Can Netflix Still Be A Global Streaming Platform With These Barriers?

Can Netflix Still Be A Global Streaming Platform With These Barriers?
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What you need to know

As the Indonesian government blocks Netflix due to cultural recognition and moral values, the online streaming service still needs to deal with regional needs as well as legality issues among VPN users while striving to acquire the global market.

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Translated and compiled by Yuan-ling Liang

State-owned telecommunications and Internet provider Telekomunikasi Indonesia (Telkom) has blocked Netflix from all its platforms for erotic and violent content.

Netflix, a streaming platform that offers movies and TV shows online, also operates a DVD-delivering renting service in the US, which has become even more popular after the establishment of the TV series, “The House of Cards.” In the beginning of 2016, Netflix made its service available in 130 new countries, including Taiwan, Japan, South Korea, Indonesia and Vietnam. It has spread to nearly the entire world except for countries such as China, North Korea and Syria.

Dian Rachmawan, head of customer service at Telkom, tells the Jakarta Post that they have blocked Netflix as of midnight on January 27, because Netflix doesn’t conform to the Indonesian law and its content include too much eroticism and violence. Rachmawan says, “We must do it earlier before things get more complicated and create a serious issue.”

According to Indonesian law, the movie industry should “maintain the proper religious belief, morality and cultural value.” In addition, the total hours of foreign movies allocated in Indonesian theaters should also abide by limitations.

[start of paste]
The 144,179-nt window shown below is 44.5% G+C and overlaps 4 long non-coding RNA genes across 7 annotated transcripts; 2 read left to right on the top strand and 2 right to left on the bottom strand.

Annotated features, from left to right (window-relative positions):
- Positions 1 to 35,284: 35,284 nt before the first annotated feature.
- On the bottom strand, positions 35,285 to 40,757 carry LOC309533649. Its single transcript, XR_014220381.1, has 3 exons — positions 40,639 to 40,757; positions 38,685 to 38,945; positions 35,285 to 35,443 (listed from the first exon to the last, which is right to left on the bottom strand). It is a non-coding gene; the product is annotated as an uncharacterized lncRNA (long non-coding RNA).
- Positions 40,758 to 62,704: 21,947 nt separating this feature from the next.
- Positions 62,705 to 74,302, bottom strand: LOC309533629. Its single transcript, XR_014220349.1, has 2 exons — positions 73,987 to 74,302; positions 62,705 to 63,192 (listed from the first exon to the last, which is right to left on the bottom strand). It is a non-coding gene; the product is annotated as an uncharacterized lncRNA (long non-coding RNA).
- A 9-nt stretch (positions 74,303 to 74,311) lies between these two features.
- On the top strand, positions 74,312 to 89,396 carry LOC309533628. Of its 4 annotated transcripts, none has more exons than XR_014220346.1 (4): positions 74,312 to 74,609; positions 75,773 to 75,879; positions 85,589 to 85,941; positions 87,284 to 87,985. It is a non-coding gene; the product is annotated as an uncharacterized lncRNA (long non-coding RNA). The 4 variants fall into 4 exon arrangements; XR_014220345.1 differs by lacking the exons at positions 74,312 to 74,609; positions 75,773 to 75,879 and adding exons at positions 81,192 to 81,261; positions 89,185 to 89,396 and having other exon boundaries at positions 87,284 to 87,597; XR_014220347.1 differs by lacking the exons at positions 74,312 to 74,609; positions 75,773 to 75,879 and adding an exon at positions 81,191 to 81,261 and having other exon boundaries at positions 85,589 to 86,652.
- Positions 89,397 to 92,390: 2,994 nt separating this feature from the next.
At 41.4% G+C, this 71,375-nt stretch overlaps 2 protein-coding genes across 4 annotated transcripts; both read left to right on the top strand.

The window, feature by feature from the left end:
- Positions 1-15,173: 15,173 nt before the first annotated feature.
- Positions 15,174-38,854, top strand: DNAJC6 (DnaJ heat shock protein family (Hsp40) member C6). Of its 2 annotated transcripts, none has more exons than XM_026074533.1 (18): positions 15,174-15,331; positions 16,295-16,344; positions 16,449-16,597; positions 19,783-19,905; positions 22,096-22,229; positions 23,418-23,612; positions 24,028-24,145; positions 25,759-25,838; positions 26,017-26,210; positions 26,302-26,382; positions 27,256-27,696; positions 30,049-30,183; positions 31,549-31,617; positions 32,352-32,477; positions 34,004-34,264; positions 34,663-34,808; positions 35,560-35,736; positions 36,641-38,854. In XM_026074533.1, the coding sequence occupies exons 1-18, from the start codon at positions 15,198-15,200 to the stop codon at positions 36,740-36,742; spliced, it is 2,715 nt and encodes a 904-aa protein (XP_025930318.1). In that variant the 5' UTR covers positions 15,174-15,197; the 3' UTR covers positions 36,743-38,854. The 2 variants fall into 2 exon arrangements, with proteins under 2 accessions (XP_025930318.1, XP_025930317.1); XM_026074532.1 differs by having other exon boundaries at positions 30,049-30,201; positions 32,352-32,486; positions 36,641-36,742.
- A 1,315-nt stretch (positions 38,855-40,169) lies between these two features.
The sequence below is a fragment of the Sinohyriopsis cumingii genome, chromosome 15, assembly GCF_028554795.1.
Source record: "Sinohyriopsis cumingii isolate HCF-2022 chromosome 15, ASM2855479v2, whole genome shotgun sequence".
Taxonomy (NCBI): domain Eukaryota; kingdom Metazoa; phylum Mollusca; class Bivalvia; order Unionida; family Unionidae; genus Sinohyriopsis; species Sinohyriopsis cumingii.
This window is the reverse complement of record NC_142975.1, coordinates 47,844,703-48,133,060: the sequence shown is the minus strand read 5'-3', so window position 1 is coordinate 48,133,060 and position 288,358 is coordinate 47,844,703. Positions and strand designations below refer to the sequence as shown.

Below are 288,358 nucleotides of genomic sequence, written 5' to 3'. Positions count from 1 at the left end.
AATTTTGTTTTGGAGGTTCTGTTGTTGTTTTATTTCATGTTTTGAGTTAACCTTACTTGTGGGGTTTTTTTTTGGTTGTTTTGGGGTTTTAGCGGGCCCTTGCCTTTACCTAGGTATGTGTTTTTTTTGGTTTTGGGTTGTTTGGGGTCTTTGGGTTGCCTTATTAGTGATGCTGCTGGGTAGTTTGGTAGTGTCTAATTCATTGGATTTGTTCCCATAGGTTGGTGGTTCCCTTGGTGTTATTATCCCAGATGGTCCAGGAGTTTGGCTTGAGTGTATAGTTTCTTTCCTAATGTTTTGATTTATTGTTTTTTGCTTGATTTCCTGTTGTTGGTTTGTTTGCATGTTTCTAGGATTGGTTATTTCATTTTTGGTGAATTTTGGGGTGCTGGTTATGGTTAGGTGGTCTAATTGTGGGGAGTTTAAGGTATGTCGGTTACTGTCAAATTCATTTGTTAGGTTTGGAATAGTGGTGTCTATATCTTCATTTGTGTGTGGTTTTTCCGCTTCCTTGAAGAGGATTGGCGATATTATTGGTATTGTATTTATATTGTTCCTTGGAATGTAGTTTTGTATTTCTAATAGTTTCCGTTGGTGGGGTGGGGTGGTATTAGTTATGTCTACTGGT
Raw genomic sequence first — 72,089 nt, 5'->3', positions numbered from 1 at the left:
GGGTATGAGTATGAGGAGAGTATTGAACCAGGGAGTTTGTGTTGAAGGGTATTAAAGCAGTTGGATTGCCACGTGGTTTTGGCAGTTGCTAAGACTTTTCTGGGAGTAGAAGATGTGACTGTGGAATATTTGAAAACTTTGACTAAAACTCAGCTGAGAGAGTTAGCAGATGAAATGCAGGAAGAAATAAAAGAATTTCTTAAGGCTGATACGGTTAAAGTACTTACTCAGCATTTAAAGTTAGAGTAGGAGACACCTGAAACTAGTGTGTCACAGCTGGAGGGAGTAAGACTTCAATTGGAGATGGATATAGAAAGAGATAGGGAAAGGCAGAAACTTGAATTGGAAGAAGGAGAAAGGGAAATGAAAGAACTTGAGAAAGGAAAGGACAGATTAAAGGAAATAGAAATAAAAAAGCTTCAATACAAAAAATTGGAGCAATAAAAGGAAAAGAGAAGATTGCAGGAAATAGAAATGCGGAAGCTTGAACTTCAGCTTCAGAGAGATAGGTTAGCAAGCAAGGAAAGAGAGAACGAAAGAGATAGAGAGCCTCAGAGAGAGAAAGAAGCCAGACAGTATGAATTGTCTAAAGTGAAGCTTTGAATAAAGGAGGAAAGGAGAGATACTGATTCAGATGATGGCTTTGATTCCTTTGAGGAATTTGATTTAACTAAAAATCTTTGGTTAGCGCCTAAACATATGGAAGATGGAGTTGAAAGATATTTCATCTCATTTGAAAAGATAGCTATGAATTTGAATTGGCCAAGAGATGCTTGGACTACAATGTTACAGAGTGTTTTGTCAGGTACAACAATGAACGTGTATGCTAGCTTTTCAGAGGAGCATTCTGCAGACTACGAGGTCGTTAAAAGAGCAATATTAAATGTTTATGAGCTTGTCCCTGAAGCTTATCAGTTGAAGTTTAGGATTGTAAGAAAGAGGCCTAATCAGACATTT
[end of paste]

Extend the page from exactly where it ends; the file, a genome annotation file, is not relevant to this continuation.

Telkom states, Netflix should cooperate with local Internet service providers and filter adequate broadcast content to not violate relevant regulations. The Vietnam government is also attempting to block Netflix due to the same reason. However, Netflix actually has experience in cooperating with local businesses; for example, it works with Singapore Telecommunications Limited by providing service to locals.

While Indonesia makes this strong statement that surprises the world, the Kenya Film Classification Board is also considering blocking the service since Netflix poses a threat to their moral values and national security. All disputes will be closely watched in China, where Netflix is still seeking permission to launch.

However, users around the globe have been using VPN to access Netflix’s content in the US, fooling the systems into thinking they’re in a different country. In other words, the blocking in several nations don’t actually lead to full elimination in a region.

But in the coming weeks, the company plans to begin blocking VPN proxies in an effort to show studios and networks that it will protect their content and abide by licensing deals. There won’t be a reason for members to use proxies or “unblockers.”

Nevertheless, VPN providers are confident that they will be able to build workarounds, and Netflix will then need to commit significant effort to fight off these users.

As Netflix writes in a blog post, “We look forward to offering all of our content everywhere and to consumers being able to enjoy all of Netflix without using a proxy, that’s the goal we will keep pushing towards." While striving to acquire the global market and granting everyone access to their service, Netflix still needs to deal with regional needs and legality issues.

Edited by Olivia Yang

Sources:
BBC
The Jakarta Post
Independent
Wired